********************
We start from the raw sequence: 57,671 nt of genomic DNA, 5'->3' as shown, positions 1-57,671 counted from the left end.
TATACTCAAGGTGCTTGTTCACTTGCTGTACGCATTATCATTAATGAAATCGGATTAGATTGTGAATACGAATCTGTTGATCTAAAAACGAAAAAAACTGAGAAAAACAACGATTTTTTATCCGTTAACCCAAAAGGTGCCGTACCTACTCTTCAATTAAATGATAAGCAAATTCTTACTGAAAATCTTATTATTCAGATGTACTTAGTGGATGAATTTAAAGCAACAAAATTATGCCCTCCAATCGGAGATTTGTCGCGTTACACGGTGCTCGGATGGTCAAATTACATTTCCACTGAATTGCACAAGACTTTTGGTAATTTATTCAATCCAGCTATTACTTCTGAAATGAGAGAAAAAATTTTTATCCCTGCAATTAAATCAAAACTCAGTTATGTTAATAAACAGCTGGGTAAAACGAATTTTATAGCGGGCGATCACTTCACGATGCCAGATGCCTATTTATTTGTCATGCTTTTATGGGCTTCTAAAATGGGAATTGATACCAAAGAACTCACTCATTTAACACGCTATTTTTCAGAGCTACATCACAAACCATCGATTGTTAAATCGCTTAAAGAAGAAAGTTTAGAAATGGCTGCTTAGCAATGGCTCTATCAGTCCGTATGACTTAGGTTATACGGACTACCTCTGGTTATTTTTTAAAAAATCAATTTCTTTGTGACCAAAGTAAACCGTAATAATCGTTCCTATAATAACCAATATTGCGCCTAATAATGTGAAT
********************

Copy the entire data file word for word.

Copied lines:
We start from the raw sequence: 57,671 nt of genomic DNA, 5'->3' as shown, positions 1-57,671 counted from the left end.
TATACTCAAGGTGCTTGTTCACTTGCTGTACGCATTATCATTAATGAAATCGGATTAGATTGTGAATACGAATCTGTTGATCTAAAAACGAAAAAAACTGAGAAAAACAACGATTTTTTATCCGTTAACCCAAAAGGTGCCGTACCTACTCTTCAATTAAATGATAAGCAAATTCTTACTGAAAATCTTATTATTCAGATGTACTTAGTGGATGAATTTAAAGCAACAAAATTATGCCCTCCAATCGGAGATTTGTCGCGTTACACGGTGCTCGGATGGTCAAATTACATTTCCACTGAATTGCACAAGACTTTTGGTAATTTATTCAATCCAGCTATTACTTCTGAAATGAGAGAAAAAATTTTTATCCCTGCAATTAAATCAAAACTCAGTTATGTTAATAAACAGCTGGGTAAAACGAATTTTATAGCGGGCGATCACTTCACGATGCCAGATGCCTATTTATTTGTCATGCTTTTATGGGCTTCTAAAATGGGAATTGATACCAAAGAACTCACTCATTTAACACGCTATTTTTCAGAGCTACATCACAAACCATCGATTGTTAAATCGCTTAAAGAAGAAAGTTTAGAAATGGCTGCTTAGCAATGGCTCTATCAGTCCGTATGACTTAGGTTATACGGACTACCTCTGGTTATTTTTTAAAAAATCAATTTCTTTGTGACCAAAGTAAACCGTAATAATCGTTCCTATAATAACCAATATTGCGCCTAATAATGTGAAT